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Stunning scenery at Cardrona and why you shouldn’t bypass The Borders for your golf trip

Cardrona offers beauty, relaxation and a tough test for keen golfers.

MacDonald Cardrona
The 18th green at Macdonald Cardrona with fantastic view in the background.

When you think about golf destinations in Scotland, The Borders may not be the first one that springs to mind.

But the region is one of the prettiest in the country so that should make it an ideal setting for a golf course?

We went to Macdonald Cardrona to find out what it has to offer as golf and leisure destination.

The course

Cardrona’s championship course was designed by renowned architect Dave Thomas who has created a challenging but enjoyable track.

Golfers of every level find can enjoy the course with varied tee selections, ranging from the championship tees at 7,010 yards, the boxes at 6,555 yards, to the front markers at 6,139 yards.

Take care with those tee shots as the rough is thick.

The first hole will certainly prepare you for the full challenge that lies ahead. The opener is a 500-yard par 5 with plenty of fairway bunkers to catch you out and a tricky uphill approach shot to the first green.

While the fairway’s edge is lined with bunkers you don’t want to be going beyond those, as if you find yourself in the rough in this course you’ll be hard-pressed to come out with your ball.

If ever a first hole gave you a warning that your shots will need to be accurate, this is it.
Atmospheric views make for tantalizing tee shots

As you work through the front 9 you’ll find yourself lining up your ball surrounding by stunning scenery.

Andrew Wright hits a nicely framed iron shot.

Scenery makes the shots

Imposing hills in the background make a lovely frame for your golf game. The course runs alongside the River Tweed and is nestled between forests and glens. Making it a true testament to the Scottish Countryside in its own right.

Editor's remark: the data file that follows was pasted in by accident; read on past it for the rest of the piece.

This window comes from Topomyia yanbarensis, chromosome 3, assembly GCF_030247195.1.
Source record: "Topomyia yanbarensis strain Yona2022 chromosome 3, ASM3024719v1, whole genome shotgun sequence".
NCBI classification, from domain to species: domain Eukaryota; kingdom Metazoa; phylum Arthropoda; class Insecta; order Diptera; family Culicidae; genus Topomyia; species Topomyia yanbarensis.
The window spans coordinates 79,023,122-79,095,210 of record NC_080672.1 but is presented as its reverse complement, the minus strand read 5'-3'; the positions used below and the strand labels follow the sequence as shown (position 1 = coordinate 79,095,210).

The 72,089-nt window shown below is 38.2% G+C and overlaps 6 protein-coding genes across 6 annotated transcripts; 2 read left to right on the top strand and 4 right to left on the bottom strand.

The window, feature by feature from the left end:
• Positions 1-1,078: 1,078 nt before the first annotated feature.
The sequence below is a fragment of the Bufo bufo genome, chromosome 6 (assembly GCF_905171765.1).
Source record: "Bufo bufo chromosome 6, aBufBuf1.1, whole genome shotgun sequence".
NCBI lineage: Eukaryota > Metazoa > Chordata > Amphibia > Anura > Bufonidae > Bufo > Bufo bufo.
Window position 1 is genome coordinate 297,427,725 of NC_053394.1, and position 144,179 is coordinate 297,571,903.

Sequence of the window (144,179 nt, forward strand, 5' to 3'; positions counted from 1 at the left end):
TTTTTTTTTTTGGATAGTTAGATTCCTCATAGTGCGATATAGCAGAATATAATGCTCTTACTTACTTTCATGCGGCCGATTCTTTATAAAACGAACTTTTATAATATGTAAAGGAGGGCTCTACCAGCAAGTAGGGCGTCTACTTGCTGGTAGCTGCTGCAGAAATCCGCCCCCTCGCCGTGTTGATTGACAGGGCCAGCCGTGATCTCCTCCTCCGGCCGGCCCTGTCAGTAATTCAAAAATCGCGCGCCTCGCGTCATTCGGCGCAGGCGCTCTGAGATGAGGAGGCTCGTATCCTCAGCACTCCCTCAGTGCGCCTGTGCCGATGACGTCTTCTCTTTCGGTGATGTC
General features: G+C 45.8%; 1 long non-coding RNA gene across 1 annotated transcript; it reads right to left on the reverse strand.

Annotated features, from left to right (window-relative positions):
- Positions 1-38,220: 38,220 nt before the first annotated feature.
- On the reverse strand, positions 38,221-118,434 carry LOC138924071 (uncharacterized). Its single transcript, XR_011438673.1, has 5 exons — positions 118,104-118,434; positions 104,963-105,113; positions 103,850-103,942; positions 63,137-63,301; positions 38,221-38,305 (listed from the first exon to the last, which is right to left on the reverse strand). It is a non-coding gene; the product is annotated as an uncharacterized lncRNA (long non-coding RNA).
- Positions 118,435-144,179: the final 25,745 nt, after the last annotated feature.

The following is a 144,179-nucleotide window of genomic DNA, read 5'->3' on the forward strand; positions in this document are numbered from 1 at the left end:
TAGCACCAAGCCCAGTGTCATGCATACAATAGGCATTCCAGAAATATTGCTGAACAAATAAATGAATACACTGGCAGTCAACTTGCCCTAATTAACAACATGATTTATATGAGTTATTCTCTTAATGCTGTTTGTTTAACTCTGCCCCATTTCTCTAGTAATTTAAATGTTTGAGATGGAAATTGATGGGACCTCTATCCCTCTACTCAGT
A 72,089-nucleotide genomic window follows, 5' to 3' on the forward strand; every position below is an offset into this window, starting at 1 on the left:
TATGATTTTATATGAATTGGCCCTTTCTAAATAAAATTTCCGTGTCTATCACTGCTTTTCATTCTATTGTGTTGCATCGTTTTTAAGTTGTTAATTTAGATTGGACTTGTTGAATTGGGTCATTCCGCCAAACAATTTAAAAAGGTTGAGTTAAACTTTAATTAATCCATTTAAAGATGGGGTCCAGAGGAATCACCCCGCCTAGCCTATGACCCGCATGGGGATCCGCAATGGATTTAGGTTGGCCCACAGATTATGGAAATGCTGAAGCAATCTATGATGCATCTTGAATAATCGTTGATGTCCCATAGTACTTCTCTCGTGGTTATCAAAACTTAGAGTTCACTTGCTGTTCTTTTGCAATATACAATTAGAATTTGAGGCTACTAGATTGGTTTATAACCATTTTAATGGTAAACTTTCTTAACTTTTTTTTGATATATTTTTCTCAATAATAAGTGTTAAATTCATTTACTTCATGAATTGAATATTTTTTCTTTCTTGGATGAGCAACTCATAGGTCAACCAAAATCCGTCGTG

The one-two combination of the 6th and 7th hole will certainly etch in your memory. The 7th hole is the course’s signature offering.

At over 402 yards, this par-4 demands a great tee shot with bunkers, trees, extensive rough, and uneven lies all in play.

If you manage to get to your approach unscathed you’re usually rewarded at Cardrona.

Large, forgiving greens allow for confident approach shots.

The greens are generally fairly large and forgiving and the greens team have done a fantastic job to get them playing fairly after they suffered from extreme weather problems in recent years.

Tips for playing the Cardrona

Take a buggy – Cardrona Macdonald is a test on the legs as well as your golfing ability. The hills and undulations that give the course such great character will take it out of you in terms of stamina. A buggy is strongly recommended.

Hit a provisional – Like any championship course you are truly punished for going offline, take plenty of spare golf balls and make sure you hit a provisional to save time if you can’t find your ball in the heavy rough.

Club up on approach – The greens are very generous in size so you’re likely to get rewarded for going for it. You get no prizes for being short.

Warm up – There are two practice areas for you to get loose at before your round. A driving range so you can get all your bad shots out of the way and a short game area to get a feel for the greens and conditions. These are located outside a well-stocked pro shop.

Enjoy yourself – The wonderful views on offer and the fantastic hospitality means you can have a great day no matter how well you play.

Derry Alldritt walks along the fairway with a stunning view of the scenery.

What else is on offer at Cardrona?

The 99-bedroom hotel offers breathtaking views that sweep across the valley.

The hotel also boasts a gym and spa to relax and unwind after your golf game.

If you would rather relax with a walk, there are nearby trails in Glentress Forest and you can explore the Tweed Valley Railway Path, which is right next to the hotel.

Outdoorsy guests can take advantage of the resort’s fishing rights on the world-famous River Tweed and the surrounding Scottish Borders offer the perfect opportunity to try mountain biking, horseback riding, wildlife spotting.

The hotel is the perfect place to unwind and relax.

A bite to eat

No golf day out is complete without food and drink after the round. MacDonald Cardrona offers a couple of options.

For a relaxed lunch you can eat in Spikes Bar where you can grab a pint and pick up a lighter snack. For a more formal occasion you might want to eat in Renwicks Restaurant.

The dining area offers amazing views of the golf course and a great menu serving up seasonal dishes using local and organic ingredients.

The staff are very attentive, allowing you to relax after your day out on the course.

Where exactly is it?

The course can be located just a few miles, around a 10-minute drive from Peebles. If you are using public transport you can get a bus from Edinburgh to Peebles for as little as £4.

Northern Ireland golf days will have you questioning if grass is greener on other side of the Irish Sea